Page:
Thanks,
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# 14
soba
Old 17-09-2006, 11:44 AM
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Please ignore above post, I've now found a pack of lentils in the cupboard.
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# 15
Gingham Ribbon
Old 17-09-2006, 11:57 AM
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LOL It would be worth knowing if you do decide to try to cook them! I imagine they'll be fine but maybe bigger beans would be too tough after baking them?
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# 16
ellie2912
Old 30-08-2007, 12:13 AM
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Default Baking Beans

I really want to make my own quiches. I’ve searched out some recipes to try but they all say to bake the pastry blind with “baking beans”
Now i know what these are (well i have a rough idea anyway!) but does anyone know where i might be able to get some. i havent a clue.
Hopefully someone will be able to point me in the right direction.
Thanks in advance
ellie

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# 17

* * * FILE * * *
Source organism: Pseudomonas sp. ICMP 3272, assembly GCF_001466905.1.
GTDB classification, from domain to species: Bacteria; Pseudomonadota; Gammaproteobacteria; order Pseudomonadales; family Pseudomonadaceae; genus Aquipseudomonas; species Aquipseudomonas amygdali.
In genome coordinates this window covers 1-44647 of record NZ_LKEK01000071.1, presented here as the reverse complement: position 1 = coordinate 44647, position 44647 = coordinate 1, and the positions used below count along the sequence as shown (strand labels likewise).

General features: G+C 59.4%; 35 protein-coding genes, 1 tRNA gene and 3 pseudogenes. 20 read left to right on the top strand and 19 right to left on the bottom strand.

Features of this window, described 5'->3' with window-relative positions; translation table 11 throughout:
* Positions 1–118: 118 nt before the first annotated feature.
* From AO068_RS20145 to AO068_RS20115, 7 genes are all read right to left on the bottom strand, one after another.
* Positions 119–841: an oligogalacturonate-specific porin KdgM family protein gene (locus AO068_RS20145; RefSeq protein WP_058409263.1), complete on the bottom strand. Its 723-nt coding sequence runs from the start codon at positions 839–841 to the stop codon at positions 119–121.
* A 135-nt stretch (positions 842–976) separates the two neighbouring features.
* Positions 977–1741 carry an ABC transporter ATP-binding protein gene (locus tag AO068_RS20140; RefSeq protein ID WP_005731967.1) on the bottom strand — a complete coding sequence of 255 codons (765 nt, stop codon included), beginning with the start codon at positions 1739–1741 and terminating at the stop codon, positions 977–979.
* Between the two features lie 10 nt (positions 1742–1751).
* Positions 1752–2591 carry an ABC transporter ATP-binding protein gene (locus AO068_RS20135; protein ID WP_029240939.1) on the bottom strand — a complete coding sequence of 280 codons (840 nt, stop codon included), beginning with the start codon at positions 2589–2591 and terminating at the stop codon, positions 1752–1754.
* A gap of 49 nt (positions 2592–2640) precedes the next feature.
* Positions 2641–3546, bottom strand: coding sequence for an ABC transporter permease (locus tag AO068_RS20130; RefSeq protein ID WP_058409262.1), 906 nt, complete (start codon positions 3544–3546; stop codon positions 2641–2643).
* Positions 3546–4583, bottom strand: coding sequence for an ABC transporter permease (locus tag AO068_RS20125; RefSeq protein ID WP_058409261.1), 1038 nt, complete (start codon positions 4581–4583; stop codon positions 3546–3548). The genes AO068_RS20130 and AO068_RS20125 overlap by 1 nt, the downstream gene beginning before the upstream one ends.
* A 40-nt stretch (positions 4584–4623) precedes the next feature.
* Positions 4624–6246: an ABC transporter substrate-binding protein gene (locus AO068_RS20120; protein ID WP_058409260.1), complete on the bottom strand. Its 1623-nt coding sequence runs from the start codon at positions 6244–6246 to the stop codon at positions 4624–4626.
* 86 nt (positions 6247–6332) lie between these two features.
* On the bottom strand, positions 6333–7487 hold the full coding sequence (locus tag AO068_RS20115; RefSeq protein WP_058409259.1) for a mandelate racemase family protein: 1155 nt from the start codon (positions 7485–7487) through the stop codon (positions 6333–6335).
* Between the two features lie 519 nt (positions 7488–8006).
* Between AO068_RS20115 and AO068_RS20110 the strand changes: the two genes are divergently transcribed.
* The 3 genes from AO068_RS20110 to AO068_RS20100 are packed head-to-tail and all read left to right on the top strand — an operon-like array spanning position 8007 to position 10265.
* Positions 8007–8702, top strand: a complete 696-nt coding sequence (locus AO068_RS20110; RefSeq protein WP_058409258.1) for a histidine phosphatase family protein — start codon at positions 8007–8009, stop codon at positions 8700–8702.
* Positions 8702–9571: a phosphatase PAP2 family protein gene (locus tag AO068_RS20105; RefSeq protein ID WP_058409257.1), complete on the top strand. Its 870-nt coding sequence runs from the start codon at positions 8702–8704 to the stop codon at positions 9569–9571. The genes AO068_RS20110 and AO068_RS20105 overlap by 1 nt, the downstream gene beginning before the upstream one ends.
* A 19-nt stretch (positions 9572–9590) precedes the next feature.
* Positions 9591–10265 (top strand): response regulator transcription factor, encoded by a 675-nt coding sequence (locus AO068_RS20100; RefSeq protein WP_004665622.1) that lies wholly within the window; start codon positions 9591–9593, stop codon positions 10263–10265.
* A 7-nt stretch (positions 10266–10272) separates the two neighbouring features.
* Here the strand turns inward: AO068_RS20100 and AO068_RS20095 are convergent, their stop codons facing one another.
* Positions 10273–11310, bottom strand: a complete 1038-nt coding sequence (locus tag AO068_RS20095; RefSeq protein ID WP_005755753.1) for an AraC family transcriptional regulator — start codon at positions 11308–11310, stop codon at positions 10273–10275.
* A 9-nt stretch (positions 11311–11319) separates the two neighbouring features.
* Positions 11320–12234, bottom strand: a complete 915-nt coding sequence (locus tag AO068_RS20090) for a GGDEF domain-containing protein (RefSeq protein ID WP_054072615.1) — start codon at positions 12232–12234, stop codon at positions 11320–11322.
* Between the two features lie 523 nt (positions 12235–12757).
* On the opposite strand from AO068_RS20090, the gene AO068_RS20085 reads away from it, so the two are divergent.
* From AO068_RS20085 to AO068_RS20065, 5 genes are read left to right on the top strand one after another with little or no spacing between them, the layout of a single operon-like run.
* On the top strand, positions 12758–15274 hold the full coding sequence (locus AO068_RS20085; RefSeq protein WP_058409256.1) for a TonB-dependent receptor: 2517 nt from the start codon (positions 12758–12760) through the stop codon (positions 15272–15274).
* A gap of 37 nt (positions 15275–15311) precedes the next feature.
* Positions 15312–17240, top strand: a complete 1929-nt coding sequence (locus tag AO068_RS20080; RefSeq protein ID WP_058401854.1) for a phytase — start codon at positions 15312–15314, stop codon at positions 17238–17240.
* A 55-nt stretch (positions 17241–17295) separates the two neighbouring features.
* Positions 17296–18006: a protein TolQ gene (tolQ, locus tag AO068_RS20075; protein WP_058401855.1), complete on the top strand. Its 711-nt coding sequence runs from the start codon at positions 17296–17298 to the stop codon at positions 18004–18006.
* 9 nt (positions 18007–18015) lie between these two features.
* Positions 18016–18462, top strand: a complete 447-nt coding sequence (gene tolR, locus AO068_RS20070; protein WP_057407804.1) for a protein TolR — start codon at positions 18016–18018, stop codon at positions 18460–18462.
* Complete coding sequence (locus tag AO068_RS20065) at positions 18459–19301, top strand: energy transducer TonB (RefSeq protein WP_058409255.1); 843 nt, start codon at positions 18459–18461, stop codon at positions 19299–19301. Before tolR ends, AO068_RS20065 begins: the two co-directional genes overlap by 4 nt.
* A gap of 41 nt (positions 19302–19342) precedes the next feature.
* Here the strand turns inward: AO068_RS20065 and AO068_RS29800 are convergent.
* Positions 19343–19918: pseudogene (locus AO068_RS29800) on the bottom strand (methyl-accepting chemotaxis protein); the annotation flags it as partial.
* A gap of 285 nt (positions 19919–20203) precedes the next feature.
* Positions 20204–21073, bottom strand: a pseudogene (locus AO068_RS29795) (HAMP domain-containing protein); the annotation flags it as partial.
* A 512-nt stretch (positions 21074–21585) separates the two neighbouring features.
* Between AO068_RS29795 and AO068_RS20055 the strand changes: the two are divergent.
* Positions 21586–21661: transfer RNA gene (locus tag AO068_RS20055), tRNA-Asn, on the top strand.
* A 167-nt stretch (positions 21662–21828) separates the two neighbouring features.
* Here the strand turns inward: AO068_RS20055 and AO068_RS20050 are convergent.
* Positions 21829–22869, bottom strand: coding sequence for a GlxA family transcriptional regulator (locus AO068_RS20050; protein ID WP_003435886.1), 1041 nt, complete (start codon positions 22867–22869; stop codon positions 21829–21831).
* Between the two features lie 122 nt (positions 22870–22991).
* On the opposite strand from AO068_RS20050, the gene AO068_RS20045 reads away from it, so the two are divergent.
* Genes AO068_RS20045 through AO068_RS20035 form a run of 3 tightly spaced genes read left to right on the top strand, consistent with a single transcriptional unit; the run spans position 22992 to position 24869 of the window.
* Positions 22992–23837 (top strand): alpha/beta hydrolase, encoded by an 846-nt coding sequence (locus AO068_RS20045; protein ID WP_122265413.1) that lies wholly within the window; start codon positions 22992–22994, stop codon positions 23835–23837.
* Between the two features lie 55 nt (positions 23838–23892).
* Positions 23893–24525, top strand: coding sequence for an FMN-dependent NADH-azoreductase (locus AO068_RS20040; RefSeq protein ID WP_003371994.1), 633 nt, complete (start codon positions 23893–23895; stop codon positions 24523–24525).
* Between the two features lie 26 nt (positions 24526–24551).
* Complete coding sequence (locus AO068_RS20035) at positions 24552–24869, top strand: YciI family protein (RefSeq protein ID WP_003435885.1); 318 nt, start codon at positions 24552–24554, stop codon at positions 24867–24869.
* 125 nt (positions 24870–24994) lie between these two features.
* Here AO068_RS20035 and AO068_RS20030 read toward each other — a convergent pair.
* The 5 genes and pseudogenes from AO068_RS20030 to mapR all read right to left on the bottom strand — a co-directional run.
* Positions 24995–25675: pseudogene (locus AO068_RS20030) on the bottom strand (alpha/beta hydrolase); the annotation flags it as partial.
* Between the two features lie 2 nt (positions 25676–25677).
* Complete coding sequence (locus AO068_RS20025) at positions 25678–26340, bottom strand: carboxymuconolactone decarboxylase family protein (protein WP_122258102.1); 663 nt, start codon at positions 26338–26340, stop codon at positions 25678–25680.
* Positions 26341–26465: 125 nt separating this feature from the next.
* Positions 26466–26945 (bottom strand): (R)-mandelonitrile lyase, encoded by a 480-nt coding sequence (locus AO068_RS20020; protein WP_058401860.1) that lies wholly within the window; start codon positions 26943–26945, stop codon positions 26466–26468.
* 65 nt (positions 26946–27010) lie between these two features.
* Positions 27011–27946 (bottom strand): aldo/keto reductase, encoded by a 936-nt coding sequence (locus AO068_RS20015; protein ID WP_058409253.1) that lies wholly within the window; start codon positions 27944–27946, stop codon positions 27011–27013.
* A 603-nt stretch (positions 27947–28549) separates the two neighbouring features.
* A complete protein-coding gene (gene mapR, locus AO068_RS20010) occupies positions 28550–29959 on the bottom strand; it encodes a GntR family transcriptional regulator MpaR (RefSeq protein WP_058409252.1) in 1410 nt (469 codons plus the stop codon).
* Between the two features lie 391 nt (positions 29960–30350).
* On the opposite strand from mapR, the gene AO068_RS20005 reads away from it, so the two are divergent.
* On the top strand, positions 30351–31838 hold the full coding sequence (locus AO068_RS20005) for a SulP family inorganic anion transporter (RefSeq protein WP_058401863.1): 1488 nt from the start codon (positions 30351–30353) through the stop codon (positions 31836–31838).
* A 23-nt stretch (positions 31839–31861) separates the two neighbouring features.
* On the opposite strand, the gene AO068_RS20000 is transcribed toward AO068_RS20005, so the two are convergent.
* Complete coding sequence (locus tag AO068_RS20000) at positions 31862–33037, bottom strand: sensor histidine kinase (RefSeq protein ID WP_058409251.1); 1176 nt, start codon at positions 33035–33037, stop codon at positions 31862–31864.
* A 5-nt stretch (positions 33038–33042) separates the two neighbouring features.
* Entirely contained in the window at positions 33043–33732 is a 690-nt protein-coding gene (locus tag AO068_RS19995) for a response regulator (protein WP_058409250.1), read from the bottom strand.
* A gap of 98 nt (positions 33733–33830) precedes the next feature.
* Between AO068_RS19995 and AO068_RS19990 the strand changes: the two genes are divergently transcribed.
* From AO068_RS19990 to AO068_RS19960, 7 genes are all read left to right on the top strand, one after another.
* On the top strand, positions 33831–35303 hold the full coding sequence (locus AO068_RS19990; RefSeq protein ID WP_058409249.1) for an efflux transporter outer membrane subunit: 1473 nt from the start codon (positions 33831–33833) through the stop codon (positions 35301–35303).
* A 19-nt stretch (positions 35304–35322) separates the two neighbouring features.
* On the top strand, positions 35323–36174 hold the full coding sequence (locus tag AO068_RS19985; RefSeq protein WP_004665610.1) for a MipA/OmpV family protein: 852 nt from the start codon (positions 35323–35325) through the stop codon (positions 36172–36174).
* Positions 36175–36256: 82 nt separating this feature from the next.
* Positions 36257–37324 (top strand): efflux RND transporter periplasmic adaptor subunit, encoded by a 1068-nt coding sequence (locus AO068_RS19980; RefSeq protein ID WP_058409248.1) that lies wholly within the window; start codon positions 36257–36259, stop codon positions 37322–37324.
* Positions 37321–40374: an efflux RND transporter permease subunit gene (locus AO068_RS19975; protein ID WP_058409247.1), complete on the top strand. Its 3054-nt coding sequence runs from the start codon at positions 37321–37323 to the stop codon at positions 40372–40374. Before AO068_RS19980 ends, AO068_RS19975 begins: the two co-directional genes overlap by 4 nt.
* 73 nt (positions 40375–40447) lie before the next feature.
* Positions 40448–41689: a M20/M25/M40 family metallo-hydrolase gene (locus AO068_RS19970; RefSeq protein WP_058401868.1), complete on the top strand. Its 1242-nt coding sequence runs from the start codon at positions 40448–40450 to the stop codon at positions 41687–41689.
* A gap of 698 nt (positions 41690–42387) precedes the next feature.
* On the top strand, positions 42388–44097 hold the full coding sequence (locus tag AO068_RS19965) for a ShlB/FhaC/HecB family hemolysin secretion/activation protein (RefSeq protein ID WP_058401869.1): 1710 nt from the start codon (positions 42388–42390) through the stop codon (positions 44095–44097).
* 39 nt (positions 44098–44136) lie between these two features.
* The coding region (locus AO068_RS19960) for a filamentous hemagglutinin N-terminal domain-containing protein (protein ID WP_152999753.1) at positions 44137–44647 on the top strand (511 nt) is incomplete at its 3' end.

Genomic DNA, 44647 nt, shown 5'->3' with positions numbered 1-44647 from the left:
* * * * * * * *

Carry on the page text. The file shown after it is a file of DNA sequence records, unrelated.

saveaholic68
Old 30-08-2007, 12:53 AM
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Hi, Wilkinsons sell tubs of ceramic baking beans for £2.99
The good thing is, as they're ceramic you can use them again and again
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# 18
stressedoutmumof1
Old 30-08-2007, 6:59 AM
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I've seen them in my local Cargo, not sure how much though.
Squares knitted for my throw ~ 21 (only 69 to go )
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# 19
Penelope Penguin
Old 30-08-2007, 7:05 AM
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Lakeland have them - click here.

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# 20
powershopper
Old 30-08-2007, 7:42 AM
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Default baking beans

I always use the kind of dried beans you usually soak and then cook. Any sort will do, red kidney,butter, any of that type. Put a circle of greaseproof paper on top of your pastry, cover with the beans, then bake. When youv'e finished and the beans have gone cold, store them in a jar for next time. They will last for ages!